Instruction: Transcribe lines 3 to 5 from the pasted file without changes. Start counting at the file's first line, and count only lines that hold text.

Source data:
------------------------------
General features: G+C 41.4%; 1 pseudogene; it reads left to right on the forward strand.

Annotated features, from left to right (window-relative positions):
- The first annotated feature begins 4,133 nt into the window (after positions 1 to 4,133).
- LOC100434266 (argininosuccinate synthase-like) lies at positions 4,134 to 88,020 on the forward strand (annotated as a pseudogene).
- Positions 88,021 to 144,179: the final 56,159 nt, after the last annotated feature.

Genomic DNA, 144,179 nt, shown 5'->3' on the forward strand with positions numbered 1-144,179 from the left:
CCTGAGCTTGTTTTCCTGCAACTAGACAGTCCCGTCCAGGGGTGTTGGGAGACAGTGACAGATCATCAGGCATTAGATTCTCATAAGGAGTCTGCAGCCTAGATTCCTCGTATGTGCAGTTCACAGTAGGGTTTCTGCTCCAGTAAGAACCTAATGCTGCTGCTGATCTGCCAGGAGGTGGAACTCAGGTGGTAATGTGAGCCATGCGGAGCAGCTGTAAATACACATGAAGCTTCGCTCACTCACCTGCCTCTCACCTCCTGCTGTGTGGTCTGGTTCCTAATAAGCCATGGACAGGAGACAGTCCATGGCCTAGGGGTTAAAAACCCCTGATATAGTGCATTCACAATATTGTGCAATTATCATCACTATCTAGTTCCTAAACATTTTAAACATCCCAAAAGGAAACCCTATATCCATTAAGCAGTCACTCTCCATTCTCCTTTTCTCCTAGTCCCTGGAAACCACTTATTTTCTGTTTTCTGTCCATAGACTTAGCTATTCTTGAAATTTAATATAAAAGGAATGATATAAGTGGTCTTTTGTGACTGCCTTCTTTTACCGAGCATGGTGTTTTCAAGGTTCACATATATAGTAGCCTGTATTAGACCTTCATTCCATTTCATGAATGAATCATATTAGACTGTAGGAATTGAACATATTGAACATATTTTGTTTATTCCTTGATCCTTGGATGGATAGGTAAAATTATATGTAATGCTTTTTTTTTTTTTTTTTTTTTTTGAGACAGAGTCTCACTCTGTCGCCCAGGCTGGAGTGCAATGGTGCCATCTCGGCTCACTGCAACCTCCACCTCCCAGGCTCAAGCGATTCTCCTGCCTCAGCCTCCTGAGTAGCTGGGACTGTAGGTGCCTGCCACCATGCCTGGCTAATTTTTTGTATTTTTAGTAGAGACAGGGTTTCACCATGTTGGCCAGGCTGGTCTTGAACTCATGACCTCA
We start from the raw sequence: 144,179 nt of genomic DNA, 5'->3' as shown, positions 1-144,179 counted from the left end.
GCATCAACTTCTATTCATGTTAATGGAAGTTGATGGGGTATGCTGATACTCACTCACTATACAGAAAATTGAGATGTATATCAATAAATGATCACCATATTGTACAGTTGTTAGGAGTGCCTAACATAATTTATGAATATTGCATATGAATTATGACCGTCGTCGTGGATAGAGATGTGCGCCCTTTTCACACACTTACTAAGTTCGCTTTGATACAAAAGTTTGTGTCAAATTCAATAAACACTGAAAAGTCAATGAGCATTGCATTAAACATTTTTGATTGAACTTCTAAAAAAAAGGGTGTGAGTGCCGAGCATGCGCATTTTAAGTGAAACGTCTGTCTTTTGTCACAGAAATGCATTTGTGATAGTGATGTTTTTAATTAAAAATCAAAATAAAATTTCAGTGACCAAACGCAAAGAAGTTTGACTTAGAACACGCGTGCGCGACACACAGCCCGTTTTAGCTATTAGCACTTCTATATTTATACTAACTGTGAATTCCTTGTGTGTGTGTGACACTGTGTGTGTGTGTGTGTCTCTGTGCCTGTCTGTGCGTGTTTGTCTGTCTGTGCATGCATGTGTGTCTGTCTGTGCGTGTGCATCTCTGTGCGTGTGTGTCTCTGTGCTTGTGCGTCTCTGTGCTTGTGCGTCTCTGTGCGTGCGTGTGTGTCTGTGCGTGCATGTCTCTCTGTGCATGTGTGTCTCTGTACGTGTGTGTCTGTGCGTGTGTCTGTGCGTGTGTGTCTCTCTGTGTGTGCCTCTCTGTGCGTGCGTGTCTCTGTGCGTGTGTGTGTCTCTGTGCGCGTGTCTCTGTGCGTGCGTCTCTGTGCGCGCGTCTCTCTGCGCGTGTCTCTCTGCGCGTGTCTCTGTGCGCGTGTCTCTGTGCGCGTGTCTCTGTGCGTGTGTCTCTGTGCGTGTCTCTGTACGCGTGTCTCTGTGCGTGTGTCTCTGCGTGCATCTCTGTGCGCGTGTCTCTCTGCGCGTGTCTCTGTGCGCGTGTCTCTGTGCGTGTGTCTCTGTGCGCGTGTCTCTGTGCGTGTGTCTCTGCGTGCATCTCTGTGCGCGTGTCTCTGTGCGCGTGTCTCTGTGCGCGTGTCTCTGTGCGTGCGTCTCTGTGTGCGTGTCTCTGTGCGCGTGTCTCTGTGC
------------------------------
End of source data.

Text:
- The first annotated feature begins 4,133 nt into the window (after positions 1 to 4,133).
- LOC100434266 (argininosuccinate synthase-like) lies at positions 4,134 to 88,020 on the forward strand (annotated as a pseudogene).
- Positions 88,021 to 144,179: the final 56,159 nt, after the last annotated feature.